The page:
Sometimes the Birding Gods smile upon the beginning birder. I was visiting relatives on the other side of the state, where I've only birded once before. I decided to check out a few spots on the Great Washington State Birding Trail map for the area, and drove some 20 miles one fine morning at 6:00am to a park near Wallula.
I thought, "What birds might I see here that aren't in Seattle?" Well, the map had a couple dozen birds depicted on it, including a prominent Bullock's Oriole. Supposedly they can be found in the Puget Sound region, but I've never seen one. "It would be nice to see one of those," I said to myself, since no one else was there. So I looked it up in my field guide and familiarized myself with its markings.
And then I got out of the car, walked about 20 feet, and saw a flash of orange fly into a copse. When I clapped my bins on it, lo and behold, I was looking at a Bullock's Oriole. Finest kind.
A bit later I drove to the McNary National Wildlife Refuge, an excellent place, and I thought, "I wonder if they have Yellow-headed Blackbirds here." Presumably they turn up from time to time in the Seattle area, but again, I'd not seen one. I got out of the car, walked about 100 feet this time, and a bird flew up to perch on a fence. It looked like this:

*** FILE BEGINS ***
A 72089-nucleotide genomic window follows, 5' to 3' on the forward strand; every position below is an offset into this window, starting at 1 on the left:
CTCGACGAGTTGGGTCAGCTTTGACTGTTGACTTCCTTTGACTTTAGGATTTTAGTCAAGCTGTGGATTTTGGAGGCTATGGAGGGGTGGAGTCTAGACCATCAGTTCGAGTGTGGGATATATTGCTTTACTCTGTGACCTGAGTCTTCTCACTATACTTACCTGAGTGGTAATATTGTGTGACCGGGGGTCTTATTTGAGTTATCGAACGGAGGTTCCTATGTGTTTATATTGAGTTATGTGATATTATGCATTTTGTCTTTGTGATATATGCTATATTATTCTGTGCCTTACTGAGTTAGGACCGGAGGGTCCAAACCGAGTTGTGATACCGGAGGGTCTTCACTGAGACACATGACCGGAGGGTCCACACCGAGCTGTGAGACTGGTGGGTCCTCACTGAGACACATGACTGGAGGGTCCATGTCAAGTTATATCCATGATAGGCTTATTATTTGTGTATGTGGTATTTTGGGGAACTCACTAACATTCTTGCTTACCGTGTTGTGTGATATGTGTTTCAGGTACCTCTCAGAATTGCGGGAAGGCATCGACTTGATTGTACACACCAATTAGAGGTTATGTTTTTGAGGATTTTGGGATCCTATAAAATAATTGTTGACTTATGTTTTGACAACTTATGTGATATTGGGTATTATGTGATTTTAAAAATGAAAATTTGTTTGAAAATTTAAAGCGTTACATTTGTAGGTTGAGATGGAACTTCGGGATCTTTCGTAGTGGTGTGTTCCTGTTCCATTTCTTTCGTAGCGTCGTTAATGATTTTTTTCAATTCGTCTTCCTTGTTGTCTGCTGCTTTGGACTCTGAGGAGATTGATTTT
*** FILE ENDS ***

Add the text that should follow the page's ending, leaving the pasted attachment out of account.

I decided it was most likely the bird in question.
And I also decided I'd pushed my beginning birder's luck enough, and should probably not ask for a White-faced Ibis, though you never know. Perhaps I should have.
The only other birds I really wanted to see were the pelicans, and they turned up everywhere I went, in droves.
Maybe next time I'm over there, I'll ask for an avocet or two.